Wednesday, 30 March 2011

The Budget - Bad for the Poor but Good for Donkeys.

As expected the Chancellor did almost nothing in the budget. The July 2010 budget plotted the course and we all wait to see where it will take us. Already the statistics show that where we will end up is a place where the poorest are much worse off, where the services which the poorest rely on are also much worse off, and the standard of living of the wealthiest is left largely unaffected.

The two great hopes for the poorest are that public services can be provided to the same standard for much less money (hmmm....we’ve heard that before) and that the charitable sector will step in and provide more help. To this end the Chancellor changed Gift Aid and Inheritance Tax rules so that people will be able to reduce their tax bill by giving instead to charity. The inheritance tax change is a straight forward 1 to 1 shift of money from the public purse to the charitable sector.

Sounds good? Well for churches it maybe but for the poorest definitely not. Tax money is much more likely to be spent on the needs of the poorest than money collected by charities in general. As only the wealthiest 2% of estates pay any inheritance tax at the moment, it is the charities preferred by the wealthiest that will benefit – we know these disproportionately relate to arts and education (usually universities and individual public schools).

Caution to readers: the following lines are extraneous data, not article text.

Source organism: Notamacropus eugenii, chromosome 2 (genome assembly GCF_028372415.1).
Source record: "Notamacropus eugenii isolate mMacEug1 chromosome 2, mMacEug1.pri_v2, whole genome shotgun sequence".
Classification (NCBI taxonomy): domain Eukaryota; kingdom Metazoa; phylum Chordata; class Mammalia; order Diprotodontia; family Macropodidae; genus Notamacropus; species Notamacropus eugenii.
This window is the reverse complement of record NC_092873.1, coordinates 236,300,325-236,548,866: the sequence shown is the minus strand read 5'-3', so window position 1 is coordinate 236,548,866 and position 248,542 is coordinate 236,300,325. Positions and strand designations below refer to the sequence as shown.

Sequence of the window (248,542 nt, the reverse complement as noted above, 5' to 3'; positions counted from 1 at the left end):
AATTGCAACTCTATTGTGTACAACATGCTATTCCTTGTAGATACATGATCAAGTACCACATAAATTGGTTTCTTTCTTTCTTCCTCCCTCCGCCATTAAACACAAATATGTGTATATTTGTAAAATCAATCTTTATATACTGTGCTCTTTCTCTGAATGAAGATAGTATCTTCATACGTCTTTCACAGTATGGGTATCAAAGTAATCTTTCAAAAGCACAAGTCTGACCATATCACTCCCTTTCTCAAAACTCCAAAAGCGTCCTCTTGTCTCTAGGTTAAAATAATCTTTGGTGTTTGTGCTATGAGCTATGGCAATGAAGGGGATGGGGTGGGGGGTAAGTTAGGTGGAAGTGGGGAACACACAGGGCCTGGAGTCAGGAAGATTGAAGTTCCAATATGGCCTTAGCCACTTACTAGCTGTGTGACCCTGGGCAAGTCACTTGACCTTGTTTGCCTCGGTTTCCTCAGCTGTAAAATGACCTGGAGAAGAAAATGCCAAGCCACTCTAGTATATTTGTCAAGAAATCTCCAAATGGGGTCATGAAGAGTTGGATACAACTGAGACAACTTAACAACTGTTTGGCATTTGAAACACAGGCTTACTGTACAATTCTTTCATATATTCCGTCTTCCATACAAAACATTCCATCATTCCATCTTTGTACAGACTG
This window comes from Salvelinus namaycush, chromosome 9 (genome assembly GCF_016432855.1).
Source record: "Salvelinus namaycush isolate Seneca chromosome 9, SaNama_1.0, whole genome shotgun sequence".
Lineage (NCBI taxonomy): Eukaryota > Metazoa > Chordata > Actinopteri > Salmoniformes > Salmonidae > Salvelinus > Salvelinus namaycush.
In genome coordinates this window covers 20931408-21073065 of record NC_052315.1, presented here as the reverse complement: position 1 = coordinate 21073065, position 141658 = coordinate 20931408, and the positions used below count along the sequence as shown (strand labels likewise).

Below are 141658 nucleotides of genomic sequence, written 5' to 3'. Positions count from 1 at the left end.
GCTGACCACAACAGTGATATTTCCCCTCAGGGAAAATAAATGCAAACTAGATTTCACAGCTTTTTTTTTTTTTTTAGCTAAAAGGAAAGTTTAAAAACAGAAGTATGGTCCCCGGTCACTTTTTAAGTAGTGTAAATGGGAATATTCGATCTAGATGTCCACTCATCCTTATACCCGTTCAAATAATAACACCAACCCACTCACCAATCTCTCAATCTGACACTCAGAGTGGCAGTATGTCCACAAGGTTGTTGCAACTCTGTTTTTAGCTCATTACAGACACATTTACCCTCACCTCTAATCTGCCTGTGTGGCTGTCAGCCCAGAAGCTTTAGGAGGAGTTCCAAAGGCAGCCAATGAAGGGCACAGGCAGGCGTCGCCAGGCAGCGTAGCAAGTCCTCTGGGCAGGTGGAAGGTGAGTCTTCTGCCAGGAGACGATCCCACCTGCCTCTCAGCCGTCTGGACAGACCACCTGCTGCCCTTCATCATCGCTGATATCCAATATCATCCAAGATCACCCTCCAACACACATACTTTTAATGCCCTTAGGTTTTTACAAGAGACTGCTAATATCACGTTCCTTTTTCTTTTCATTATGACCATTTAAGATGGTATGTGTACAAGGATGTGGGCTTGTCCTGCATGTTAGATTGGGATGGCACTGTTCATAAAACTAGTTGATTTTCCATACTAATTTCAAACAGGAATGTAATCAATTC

The government raises around £550Bn a year in taxes; it spends around £350Bn on services which directly help the poorest and most vulnerable (e.g. welfare, health and social services). The charitable sector raises around £10Bn in donations from the public each year but because the charitable sector includes things ranging from medical research, through churches, arts and culture, and on to public schools the proportion of money that goes to the poorest in society is considerably less.

The figures for the proportion of charitable giving going to particular causes are very difficult to get hold of, but it is clear that services to the poor and the vulnerable form less than 10% of donations; not surprisingly animal charities appear to receive more. The majority of expenditure by charities providing services to the poorest in the UK comes in the form of government grants. Last year these totalled £12bn which was more than public donations. This year such grants have been slashed dramatically by hard-hit local authorities.

In short charities providing help to the poor have been devastated by the cuts from the last budget. The charitable giving tax breaks will over a long time benefit the poor a little and the arts, private education and animals more.

It has long been true that should you want UK public sympathy in the form of cash you are better off being a sick donkey than mentally ill – it appears the Chancellor may yet be a man of the people!